Reserve Bank of Australia Annual Report – 1961 Rural Credits Department

In carrying out its function of making seasonal advances to marketing boards and co-operative associations to assist in the processing and marketing of primary produce, the Department's outstanding advances rose to a record level of £122 million in April, 1961. Peak advances in 1959/60 were £97 million in March, 1960. The increase was mainly attributable to the record wheat and barley harvests. The wheat crop was 271 million bushels (199 million bushels in 1959/60 and 215 million in 1958/59) and barley production was 65 million bushels (34 million bushels in 1959/60, 63 million in 1958/59).

These large advances made by the Department at concessional interest rates enabled its customers to pay in advance to primary producers a substantial proportion of the ultimate proceeds from the sale of their product on local or overseas markets. Advances were made to finance the marketing of a wide range of commodities, including the main types of grain, dairy produce, cotton, peanuts, tobacco, canning fruits, dried fruits, meat, eggs, sugar, fertilisers and also copra from New Guinea.

By 30th June outstanding advances had fallen to £82 million, compared with £75 million at the end of June, 1960. Despite that the peak occurred one month later than last year, a greater run-down in advances is evident to 30th June in 1960/61 than in the previous year; this was primarily due to substantially increased exports of wheat and barley.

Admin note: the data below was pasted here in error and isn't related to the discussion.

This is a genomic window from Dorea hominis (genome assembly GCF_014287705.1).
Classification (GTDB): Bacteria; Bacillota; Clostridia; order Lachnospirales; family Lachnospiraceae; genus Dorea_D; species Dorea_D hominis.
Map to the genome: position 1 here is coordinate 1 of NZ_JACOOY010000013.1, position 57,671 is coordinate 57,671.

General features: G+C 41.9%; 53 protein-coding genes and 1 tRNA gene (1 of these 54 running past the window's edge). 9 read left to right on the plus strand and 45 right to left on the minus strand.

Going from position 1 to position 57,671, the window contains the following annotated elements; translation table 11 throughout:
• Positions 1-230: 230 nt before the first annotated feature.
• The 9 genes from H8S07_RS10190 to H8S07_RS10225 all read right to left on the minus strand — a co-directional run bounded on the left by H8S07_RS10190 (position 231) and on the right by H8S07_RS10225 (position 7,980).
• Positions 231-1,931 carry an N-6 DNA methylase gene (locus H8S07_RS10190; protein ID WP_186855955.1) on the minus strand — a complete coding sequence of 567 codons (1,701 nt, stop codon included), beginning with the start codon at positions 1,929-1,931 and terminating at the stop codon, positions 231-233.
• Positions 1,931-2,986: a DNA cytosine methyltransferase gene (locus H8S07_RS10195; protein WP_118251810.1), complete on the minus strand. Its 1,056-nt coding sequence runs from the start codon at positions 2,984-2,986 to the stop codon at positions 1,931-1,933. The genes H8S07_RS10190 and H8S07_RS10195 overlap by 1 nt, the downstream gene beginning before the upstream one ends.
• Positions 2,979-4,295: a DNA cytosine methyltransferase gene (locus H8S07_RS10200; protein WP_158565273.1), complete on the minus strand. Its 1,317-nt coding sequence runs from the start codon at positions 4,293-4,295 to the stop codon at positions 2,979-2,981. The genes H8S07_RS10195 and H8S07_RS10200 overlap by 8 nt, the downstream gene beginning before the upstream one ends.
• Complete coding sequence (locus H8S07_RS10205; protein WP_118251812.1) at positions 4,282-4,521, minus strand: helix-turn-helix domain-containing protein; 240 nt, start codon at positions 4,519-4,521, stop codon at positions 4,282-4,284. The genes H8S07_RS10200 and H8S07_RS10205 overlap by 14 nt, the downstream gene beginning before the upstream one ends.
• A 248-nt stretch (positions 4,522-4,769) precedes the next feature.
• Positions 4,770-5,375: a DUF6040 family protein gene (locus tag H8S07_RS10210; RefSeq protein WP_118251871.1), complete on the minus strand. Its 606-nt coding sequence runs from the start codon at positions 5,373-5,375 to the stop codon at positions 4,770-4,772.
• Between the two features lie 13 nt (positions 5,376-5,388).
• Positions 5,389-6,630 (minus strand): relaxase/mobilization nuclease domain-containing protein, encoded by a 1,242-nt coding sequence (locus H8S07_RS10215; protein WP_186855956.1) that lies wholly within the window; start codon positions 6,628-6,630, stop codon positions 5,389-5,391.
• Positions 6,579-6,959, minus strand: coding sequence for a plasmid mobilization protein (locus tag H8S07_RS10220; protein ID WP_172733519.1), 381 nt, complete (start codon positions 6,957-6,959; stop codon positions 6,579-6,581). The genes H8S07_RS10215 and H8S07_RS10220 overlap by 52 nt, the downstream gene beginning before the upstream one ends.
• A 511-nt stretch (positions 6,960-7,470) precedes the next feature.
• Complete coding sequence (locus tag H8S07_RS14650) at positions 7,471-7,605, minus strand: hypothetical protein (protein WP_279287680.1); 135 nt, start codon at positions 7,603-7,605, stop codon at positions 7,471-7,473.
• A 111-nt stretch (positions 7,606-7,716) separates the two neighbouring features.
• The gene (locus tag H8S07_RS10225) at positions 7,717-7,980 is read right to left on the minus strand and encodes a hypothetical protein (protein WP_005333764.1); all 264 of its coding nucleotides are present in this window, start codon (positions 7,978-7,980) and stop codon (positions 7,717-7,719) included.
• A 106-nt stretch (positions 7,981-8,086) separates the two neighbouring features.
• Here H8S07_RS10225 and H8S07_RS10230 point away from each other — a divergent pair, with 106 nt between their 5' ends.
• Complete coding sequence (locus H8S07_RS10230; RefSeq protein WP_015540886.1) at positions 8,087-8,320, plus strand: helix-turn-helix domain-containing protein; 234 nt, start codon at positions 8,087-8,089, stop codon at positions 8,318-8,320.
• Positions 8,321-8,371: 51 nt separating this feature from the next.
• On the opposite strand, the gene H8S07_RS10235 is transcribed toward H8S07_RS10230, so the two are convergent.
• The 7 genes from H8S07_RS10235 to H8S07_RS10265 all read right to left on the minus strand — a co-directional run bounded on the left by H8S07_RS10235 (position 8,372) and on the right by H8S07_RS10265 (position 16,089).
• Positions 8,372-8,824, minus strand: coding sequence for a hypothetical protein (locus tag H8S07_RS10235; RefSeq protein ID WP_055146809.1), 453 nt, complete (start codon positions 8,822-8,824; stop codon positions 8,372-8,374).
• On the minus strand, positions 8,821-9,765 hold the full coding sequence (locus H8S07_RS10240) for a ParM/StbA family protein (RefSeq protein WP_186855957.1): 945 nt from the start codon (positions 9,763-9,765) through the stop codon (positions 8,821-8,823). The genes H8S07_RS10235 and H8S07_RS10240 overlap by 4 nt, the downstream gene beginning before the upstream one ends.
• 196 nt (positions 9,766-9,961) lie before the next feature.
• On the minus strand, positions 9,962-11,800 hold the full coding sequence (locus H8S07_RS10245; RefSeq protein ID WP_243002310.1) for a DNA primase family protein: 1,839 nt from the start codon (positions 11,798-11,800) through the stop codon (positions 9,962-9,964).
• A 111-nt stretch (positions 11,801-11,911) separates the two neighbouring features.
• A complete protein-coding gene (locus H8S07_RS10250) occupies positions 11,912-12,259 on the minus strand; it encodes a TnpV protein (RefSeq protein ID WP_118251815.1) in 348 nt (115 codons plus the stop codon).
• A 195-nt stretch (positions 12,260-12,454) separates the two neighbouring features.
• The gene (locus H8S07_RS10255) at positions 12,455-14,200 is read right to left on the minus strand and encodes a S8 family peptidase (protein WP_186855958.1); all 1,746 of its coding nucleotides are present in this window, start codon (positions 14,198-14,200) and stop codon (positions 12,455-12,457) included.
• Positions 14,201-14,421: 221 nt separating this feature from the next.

Profits for the year amounted to £434,134 and, as in the past, were distributed in equal proportions to the Department's Reserve Fund and the Rural Credits Development Fund.

During the year, grants totalling £174,008 were made from the Development Fund to assist organisations engaged in research and extension work for the promotion of primary production. The organisations included universities, research institutes and committees and the junior farmer movements. Projects supported included research into brown rot in canning fruits, small dam construction, pasture improvement, sheep and cattle physiology, cereal rust, soil fertility, fruit fly and poultry nutrition.

Grants from the Development Fund since its inception in 1925 now total almost £1,500,000.